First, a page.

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Shawn Vestal: Idaho Freedom Foundation pushes limits of word ‘charity’
Sat., Nov. 2, 2013
When you think of a “charity,” what do you picture? When you think about an organization that is dedicated to “education,” what sort of schooling springs to mind?
Does a charity rank every legislator in the state, scoring their conservatism numerically? Does an educational organization work to “educate” lawmakers to vote the way it wants them to? Does a charity show up more or less constantly throughout the Capitol to generously contribute influence?
Does an educational organization – a humble, nonpartisan, nonprofit, untaxed organization devoted to helping and knowledge – buy billboards attacking lawmakers who have resisted the education it offers?
Does a charity set this goal: “to be the most influential organization in the state – we want lawmakers and other policymakers to call us up and ask what constitutes good public policies, and then act accordingly”?
If the “charity” is the Idaho Freedom Foundation – whose head honcho, Wayne Hoffman, described its mission in the terms above – we are, rather incredibly, expected to take yes as an answer.
Capitalizing on the frankly insane boundaries for tax-free political activities, the Freedom Foundation’s very active political activism is a pungent example of the way that truth and transparency are debased in our political theater.
The IFF lobbies heavily, advertises, operates a news site with a strong starboard tack, writes bills, distributes op-eds, holds events and works its relationships with politicians very hard, according to extensive reporting on the group by the S-R’s Betsy Russell. One of its lobbyists boasted about how many bills he’d authored. Hoffman once talked a lawmaker into pulling a bill from the floor right before it was to be debated.
And yet, when tax time rolls around, tax time doesn’t roll around for the IFF. It pays the same taxes as Open Arms Pregnancy Care Center in Coeur d’Alene. Or the Dalton Gardens Church of Christ. Or the Idaho Falls Soup Kitchen.
All, according to the IRS, are nonprofit charitable organizations.
People who give money to the IFF are treated much like those who give money to Hagerman Valley Senior and Community Center or the Boys & Girls Club of Nampa – their identities are kept secret, and they can write off those contributions on their own taxes too.
Hoffman, when asked about these distinctions, has answered in seemingly straight-faced manner about where these ridiculous lines are drawn, and how he tiptoes right along that fine, preposterous edge. What it comes down to is the differences in tax policy – and his interpretation of them – delineating the differences between lobbying and educating, between advocating for policy and advocating for candidates.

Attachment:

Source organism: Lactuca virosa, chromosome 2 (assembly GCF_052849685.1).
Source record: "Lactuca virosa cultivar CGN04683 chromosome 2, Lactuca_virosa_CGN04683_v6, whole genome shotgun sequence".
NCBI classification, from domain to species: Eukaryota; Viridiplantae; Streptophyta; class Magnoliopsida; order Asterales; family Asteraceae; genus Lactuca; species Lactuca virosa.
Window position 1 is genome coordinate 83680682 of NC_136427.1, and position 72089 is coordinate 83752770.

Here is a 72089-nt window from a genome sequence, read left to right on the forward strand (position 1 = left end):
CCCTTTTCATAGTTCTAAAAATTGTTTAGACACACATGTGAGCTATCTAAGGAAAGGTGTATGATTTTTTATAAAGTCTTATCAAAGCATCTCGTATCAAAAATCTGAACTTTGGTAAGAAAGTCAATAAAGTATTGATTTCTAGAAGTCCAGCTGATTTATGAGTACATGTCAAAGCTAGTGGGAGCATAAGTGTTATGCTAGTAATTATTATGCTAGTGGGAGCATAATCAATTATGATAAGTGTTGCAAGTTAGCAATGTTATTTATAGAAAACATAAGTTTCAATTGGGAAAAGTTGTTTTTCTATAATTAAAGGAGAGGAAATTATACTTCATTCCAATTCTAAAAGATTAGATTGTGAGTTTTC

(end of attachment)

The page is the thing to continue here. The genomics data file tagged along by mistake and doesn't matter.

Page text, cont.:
“We’re an education organization,” Hoffman told the S-R earlier this year. “Our biggest focus is the education of policymakers.”
Call it Legislator School. The University of the Obedient Policymaker.
In Legislator School, what the instructors do is write bills for legislators to vote on. Hoffman said this about the practice: “As I understand it, that is not lobbying because what you are doing is you are working on helping lawmakers divine good public policy, which is what we do anyway. It’s educational.”
Divination Class. This kind of assertion could only be possible – though never plausible – in a system where language and standards of truthfulness have been eroded to the core. It all depends on what the meaning of “is” is.
The tax status of organizations that lobby legislators can be a complicated matter. Some legitimately charitable groups do some lobbying, but it’s not supposed to be the main focus if taxpayers are going to subsidize their efforts. The IFF seems virtually entirely dedicated to activities that a reasonable person would call lobbying – trying to influence the Legislature and others to support what it supports – as well as to the linguistic evasions around it. Anything short of using the words “vote yes” or “vote no” is not lobbying, Hoffman has asserted.
Further stretching the boundaries of make-believe, the IFF is putting up billboards attacking lawmakers who voted to create a state health-insurance exchange. As a nonprofit “charity,” IFF is prohibited from campaigning in elections, though allowed to lobby a bit on matters of policy. Hoffman says the billboards – naming lawmakers in their legislative districts – are lobbying but are not campaigning.
“This has nothing to do with elections,” Hoffman said.
It’s possible that the Idaho Freedom Foundation is being looked at by some tax cop or another, someone with the wholly reasonable suspicion that what’s happening there is not exactly working like it’s supposed to. Someone with the entirely proper idea that the same values that grant tax-free status to the Boise Youth Amateur Hockey Foundation or the Idaho Cancer Wellness Community should not apply to an organization that buys robo-calls to sway county ballot propositions. Someone who believes, perhaps, that we ought to call things by their right names.
There is a lot of false naming going on in politics right now – political groups masquerading as charitable or social welfare organizations in order to reap the tax savings and mask their donors. A lot of dark money influencing elections by staying on one side of the silly line between “policy ads” and “campaign ads.” It’s an epidemic of integrity-free hide and seek.
It’s not the Idaho Freedom Foundation’s fault that the lines are drawn as idiotically as they are. But it should be much more embarrassing than this for anyone to claim so strenuously to be something they so strenuously are not.